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Simulation of the small-scale magnetism in main-sequence stellar atmospheres

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Salhab R. G. ., Steiner O., Berdyugina S., Freytag B., Rajaguru S., Steffen M.
Journal Article
Observations of the Sun tell us that its granular and subgranular small-scale magnetism has significant consequences for global quantities such as the total solar irradiance or convective blueshift of spectral lines. In this paper, properties of the small-scale magnetism of four cool stellar atmospheres, including the Sun, are investigated, and in particular its effects on the radiative intensity and flux. We carried out three-dimensional radiation magnetohydrodynamic simulations with the CO5BOLD code in two different settings: with and without a magnetic field. These are thought to represent states of high and low small-scale magnetic activity of a stellar magnetic cycle. We find that the presence of small-scale magnetism increases the bolometric intensity and flux in all investigated models. The surplus in radiative flux of the magnetic over the magnetic field-free atmosphere increases with increasing effective temperature, Teff, from 0.47 % for spectral type K8V to 1.05 % for the solar model, but decreases for higher effective temperatures than solar. The degree of evacuation of the magnetic flux concentrations monotonically increases with Teff as does their depression of the visible optical surface, that is the Wilson depression. Nevertheless, the strength of the field concentrations on this surface stays remarkably unchanged at ≈ 1560 G throughout the considered range of spectral types. With respect to the surrounding gas pressure, the field strength is close to (thermal) equipartition for the Sun and spectral type F5V but is clearly sub-equipartition for K2V and more so for K8V. The magnetic flux concentrations appear most conspicuous for model K2V owing to their high brightness contrast. For mean magnetic flux densities of approximately 50 G, we expect the small-scale magnetism of stars in the spectral range from F5V to K8V to produce a positive contribution to their bolometric luminosity. The modulation seems to be most effective for early G-type stars.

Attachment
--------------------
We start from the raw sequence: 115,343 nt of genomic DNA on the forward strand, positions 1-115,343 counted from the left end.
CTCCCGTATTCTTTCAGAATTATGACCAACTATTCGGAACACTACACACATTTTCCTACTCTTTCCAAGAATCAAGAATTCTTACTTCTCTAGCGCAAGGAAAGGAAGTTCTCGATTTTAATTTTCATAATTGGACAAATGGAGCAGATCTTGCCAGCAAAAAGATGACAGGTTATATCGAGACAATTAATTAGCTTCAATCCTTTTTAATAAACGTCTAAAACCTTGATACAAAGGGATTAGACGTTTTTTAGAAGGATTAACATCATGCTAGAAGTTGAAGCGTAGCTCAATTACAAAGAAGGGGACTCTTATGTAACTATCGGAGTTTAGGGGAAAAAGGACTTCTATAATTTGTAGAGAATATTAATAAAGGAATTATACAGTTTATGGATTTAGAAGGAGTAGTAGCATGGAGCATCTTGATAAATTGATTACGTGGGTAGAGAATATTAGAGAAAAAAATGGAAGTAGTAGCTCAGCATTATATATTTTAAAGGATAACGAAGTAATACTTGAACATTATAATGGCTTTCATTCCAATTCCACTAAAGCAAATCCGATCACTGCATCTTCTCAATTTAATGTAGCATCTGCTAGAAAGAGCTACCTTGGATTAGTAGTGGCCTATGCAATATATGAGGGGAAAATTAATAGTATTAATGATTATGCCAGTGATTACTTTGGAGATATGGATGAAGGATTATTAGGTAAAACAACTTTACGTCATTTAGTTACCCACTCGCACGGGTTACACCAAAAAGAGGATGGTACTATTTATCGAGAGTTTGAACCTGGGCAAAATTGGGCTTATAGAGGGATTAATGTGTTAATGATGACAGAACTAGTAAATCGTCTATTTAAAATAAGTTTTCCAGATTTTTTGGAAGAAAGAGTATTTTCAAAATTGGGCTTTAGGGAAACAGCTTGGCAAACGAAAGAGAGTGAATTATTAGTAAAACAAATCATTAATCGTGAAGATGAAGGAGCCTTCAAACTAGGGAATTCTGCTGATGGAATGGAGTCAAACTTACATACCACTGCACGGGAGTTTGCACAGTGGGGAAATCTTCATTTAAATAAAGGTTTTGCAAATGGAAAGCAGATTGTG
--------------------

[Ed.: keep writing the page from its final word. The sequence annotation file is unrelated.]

Astronomy & Astrophysics
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